Patriarchy and its Discourse

[schema type=”event” evtype=”EducationEvent” url=”http://www.eliterarysociety.com/” name=”Patriarchy & Discourse” description=”Mills Discourse, Colonial Discourses, Sara Mills, Male Dominance, Suffrage Movement, Feminist Writers, Spivak, Structuralist, Escapism, Patriarchy” city=”London” country=”UK” ]

Patriarchy and its Discourse

Early feminists of Victorian age revolted against patriarchal language but post structuralist feminists did not just focused upon suffrage movement but the developed the issue and rebel against the male dominance. Iragery (1998) views that patriarchal discourses are based upon power and political determinism. The same politics and power developing discursive femininities through language is differently cited and viewed by Julia Kristina, (Strangers to ourselves, 1989), Gayatri Spivak (On other worlds, 1995), Catharine Clemet’s (Opera,1998 undoing of women).

SUBJECTIVITY AND BEASLEY’S VIEW

Beasely also views that women are considered as pet creature to men. They have to work the household and to develop the children instead of the professionals like doctor and architecture. The fiction must play role to construct subjectivity about women. The term subject and subjectivity refers that meaning in text are never fixed. It is the reader that construct it .the research aims to investigate the patriarchal effects created in the text developed by Ibsen in “A Doll’s House”.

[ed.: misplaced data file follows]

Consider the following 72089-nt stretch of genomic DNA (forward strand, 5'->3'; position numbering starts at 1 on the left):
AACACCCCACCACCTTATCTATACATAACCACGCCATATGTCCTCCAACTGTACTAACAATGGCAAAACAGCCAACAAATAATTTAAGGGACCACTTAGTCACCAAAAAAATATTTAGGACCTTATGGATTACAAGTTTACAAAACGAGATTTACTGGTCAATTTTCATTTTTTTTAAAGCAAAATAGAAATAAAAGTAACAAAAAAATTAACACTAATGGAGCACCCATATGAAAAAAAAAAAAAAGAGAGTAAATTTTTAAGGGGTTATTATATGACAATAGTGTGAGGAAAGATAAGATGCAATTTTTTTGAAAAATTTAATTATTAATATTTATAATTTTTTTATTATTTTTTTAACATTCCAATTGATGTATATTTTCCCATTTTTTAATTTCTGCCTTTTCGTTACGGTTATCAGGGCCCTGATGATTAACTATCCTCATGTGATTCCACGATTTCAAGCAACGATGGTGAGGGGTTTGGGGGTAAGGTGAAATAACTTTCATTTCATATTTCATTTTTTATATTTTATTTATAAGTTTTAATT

MILLS DISCOURSE

Sara Mills views that the women. about its importance  feminism over the writings of founded through travel writings that was not earlier developed femininities within society. Female writers of Victorian age and post modern age have visible subject matter differences in literary works (Morris, 1979: 23). She analyses the women travel writers theme of discourses. Though all their works are Hetrogenitic and complex phenomenon. Constraints in writings have been used by female writers (Hulme 1986, O Porter 1982).

Victorian age is considered that few feminist writers emerged at the surface due to the patriarchal oppression. Colonial discourses and Victorian literature finds less similarities due to cross cultural impact and text (Worley, 1986: 40). Gayatri Chakravorty Spivak, Hulman and Mary Louise used objectivity, escapism and  especially individuality is key subject that is contradictory to literature of female writers of 19th century. Imperialism represented the real picture of the British women.

Foucault’s work on power and language ‘he believes that power is economy (Focault, 1992a: 109). He further says that speech acts of text and discourses represent reality by organizing them and finding the fluidity and unspoken elements of discourses. He concludes the ambiguity in women writings using the language as authority and power.

 The surface and deeper level analysis predicts the facts as “Hermeneutic” analysis says that there is no text, the thing is interpretation.